Prairie Woodcarvers of Alexandria recreate 250-year-old artifacts

The carving group has helped repair statues, catch fish and helps members "forget about all the other troubles going on."

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David Refsal of Sauk Centre was the instructor for the Prairie Woodcarvers' latest project, creating ale bowls, which were once a common item in Norwegian homes and farmhouses, dating back to the 1750s. When asked how many ale bows he's carved, Refsal answered, "Too many to count." (Al Edenloff / Echo Press)

For a hobby with staying power, woodcarving has carved its niche.

The Prairie Woodcarvers group has been going for about 25 years. Started in Parkers Prairie, it migrated to Alexandria because most of its members lived there.

Still, their group is in its infancy compared to a project it recently tackled: Re-creating Norwegian ale bowls that go back more than 250 years.

Common in Norwegian farmhouses from about 1750 into the 20th century, these bowls held beer brewed for important holidays and celebrations, according to a history provided by the club.

It took the Alexandria carvers two, two-day sessions to finish the bowls, first to carve them and then to painstakingly paint them, said Roger Thalman, who joined the group after retiring from his job nine years ago and who is now secretary/treasurer.


“I bought a couple tools and then I bought a book and watched YouTube and that’s where I started from,” Thalman said.

Ale bowls tended to remain in the farmhouse where they were created, and many bear regional styles. Along Norway’s west coast, ale bowls often had two heads patterned after dragons or horses. In Gudbrandsdalen, an ale bowl form included a hole to pour beer into another drinking vessel.

Thalman made two ale bowls during the session, a dragon and a chicken. He said he's not completely sure what he'll do with them. One member plans to use his for plants. Thalman figures he'll keep his on a shelf. They'll probably not see much ale.

Prairie Woodcarvers tries to meet monthly, often with an instructor supplied with plans and materials for specific projects.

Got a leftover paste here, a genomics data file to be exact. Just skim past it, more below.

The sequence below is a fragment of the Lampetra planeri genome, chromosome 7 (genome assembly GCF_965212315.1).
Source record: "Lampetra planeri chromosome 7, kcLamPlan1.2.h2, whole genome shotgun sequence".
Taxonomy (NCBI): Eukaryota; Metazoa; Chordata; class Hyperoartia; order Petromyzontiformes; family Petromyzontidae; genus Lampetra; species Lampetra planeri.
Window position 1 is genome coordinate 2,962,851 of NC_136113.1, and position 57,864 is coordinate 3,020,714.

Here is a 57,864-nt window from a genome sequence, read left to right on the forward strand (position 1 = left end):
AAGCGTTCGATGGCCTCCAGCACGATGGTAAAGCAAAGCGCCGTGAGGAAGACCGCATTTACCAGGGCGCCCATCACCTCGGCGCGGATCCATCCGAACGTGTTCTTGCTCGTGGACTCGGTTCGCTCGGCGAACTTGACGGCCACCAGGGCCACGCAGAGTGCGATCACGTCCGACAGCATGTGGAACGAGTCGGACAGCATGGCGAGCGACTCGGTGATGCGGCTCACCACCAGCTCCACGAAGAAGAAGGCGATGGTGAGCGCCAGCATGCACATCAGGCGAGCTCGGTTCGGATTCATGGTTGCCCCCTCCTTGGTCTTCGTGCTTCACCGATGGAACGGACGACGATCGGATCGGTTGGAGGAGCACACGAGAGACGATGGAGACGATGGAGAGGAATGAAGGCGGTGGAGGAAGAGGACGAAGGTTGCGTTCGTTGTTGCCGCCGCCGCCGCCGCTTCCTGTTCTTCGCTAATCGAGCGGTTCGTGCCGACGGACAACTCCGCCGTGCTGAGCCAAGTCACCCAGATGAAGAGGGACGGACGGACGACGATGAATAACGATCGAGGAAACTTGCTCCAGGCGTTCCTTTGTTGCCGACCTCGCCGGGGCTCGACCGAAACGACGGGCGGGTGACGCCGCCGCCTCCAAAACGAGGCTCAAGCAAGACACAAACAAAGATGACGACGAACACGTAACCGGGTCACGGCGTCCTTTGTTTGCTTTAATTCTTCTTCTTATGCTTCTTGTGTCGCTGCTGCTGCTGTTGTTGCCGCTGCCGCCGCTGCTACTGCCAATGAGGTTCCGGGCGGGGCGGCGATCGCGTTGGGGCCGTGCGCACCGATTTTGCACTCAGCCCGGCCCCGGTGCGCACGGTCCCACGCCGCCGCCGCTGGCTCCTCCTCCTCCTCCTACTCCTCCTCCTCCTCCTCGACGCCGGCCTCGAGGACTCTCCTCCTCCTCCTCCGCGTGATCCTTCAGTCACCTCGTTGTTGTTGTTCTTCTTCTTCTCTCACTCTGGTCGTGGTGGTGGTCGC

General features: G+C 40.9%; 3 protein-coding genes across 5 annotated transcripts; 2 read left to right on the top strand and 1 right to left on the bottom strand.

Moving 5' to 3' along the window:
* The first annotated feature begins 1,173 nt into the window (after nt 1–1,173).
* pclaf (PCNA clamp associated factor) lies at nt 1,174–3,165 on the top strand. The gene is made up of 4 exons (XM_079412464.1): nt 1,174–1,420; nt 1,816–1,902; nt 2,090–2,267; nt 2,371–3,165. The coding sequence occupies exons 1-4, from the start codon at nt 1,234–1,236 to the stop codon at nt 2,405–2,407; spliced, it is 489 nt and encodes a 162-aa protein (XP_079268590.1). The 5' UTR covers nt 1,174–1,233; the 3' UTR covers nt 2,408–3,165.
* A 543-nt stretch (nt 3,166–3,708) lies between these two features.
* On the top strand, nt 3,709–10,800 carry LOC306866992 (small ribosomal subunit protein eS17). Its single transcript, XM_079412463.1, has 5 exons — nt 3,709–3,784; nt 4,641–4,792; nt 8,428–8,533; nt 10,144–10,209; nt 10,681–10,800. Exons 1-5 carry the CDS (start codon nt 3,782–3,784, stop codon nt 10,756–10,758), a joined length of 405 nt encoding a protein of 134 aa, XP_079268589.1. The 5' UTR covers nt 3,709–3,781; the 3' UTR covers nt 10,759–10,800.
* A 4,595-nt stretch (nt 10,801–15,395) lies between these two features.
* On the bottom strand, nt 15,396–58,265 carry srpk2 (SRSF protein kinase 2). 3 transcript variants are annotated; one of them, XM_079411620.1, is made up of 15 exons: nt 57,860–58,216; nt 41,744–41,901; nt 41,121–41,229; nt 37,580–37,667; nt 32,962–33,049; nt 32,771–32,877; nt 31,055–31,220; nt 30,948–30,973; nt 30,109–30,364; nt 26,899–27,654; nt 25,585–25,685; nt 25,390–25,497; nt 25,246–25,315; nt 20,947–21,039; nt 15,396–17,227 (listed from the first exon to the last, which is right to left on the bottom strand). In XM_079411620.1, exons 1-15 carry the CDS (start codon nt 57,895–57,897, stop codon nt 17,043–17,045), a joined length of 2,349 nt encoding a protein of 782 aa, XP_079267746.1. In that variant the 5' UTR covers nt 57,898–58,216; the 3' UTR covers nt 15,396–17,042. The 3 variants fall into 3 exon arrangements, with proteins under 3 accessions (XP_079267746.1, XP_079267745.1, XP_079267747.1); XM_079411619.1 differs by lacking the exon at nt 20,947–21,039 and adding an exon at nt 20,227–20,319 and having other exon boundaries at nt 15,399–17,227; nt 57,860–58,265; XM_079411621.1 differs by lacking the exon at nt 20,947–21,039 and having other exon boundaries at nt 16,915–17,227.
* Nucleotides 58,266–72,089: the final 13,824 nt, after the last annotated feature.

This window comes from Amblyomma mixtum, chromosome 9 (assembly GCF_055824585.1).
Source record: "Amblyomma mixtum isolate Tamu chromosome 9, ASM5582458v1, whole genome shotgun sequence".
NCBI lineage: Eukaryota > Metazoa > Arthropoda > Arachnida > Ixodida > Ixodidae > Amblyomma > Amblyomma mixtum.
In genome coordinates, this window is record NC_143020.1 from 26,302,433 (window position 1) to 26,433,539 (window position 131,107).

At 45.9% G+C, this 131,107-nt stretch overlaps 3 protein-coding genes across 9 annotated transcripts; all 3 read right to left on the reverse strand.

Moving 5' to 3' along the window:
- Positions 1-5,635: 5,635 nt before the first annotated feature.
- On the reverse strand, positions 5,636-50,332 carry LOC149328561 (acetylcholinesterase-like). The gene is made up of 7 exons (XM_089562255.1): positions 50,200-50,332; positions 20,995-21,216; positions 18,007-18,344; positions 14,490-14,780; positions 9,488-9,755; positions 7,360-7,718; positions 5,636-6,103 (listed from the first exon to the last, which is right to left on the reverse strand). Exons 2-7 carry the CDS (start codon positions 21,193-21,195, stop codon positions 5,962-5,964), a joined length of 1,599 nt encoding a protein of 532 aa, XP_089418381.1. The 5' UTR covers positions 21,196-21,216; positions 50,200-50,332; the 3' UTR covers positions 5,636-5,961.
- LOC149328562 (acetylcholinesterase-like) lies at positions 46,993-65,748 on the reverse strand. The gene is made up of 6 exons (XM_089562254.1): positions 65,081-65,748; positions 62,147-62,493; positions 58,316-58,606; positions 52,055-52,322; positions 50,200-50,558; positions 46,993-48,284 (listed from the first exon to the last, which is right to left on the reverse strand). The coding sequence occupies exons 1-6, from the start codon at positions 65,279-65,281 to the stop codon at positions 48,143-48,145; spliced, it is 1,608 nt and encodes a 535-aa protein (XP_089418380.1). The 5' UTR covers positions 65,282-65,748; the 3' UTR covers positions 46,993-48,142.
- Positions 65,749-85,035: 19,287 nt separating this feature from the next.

“Carving is such a good stress reliever,” said Sonya Anderson, who joined the club back when it still met in Parkers Prairie and serves as its activities director. “You don’t think of anything else but what you’re carving.”

She got so skilled that St. Mary’s Catholic Church enlisted her to repair the fingers of Jesus on a wooden crucifix in their small chapel. Now she provides space for the monthly woodcarving sessions at Ollie’s, which she and her husband own. In the old downtown location, they would have to move four-wheelers out of the way for the carvers to work. In their new spot near the interstate, they have a whole room and table she calls her studio.

Carvers mostly work on basswood because its grain is much less pronounced. Often, they order roughouts, blocks of wood with a rough shape of a subject, in order to save time. Their woodworking knives are so sharp that they'll slice a sliver of paper off a page with little effort.

“You need to concentrate," Thalman said. "We all carry Band-Aids with us.”


About 85 people receive a newsletter from the club, and dues-paying members number from 25-30. When big-name teachers come, such as Marty Dolphens from Nebraska, or decoy artist Troy Helget from Kensington, people are willing to cough up $100 to $150, plus drive to Alexandria from Fargo and Wisconsin to attend. The club tries to meet every month although they take the summer off. Sometimes they have an open-carve session instead of a specific project. Dolphens is scheduled to teach again in September, and that project will be a 2-foot-high angel.

Thalman and Anderson said woodworking attracts people from many walks of life. There's a real estate agent, a mechanic, a nurse, and a lab technician, among others. A lot of visiting goes on while carving.

“It’s just a variety of people and you sit by them and visit and they become your friends," Anderson said. "We’ve become a family of carvers.”

One of her best experiences was when her grandson, Keegen, carved a decoy at a class and it helped him spear a 38-inch northern. Then Helget, who was teaching the class, mounted the northern for Keegen.

Two years ago, the club applied for nonprofit status and got a $2,500 grant through the Lake Region Arts Council in Fergus Falls, which they used to buy tools that newcomers can use. They would like to open the craft up to more people, especially young people. In January, they taught 4-H'ers how to carve and paint miniature fish, Thalman said.

It's a hobby practitioners can take anywhere, he said, and you can leave off or pick back up wherever you want. Plus, it's wonderfully absorbing.

“You forget about all the other troubles going on,” he said. “I know I’m having fun because I’ll find myself humming.”

To get in touch with the club, visit or email


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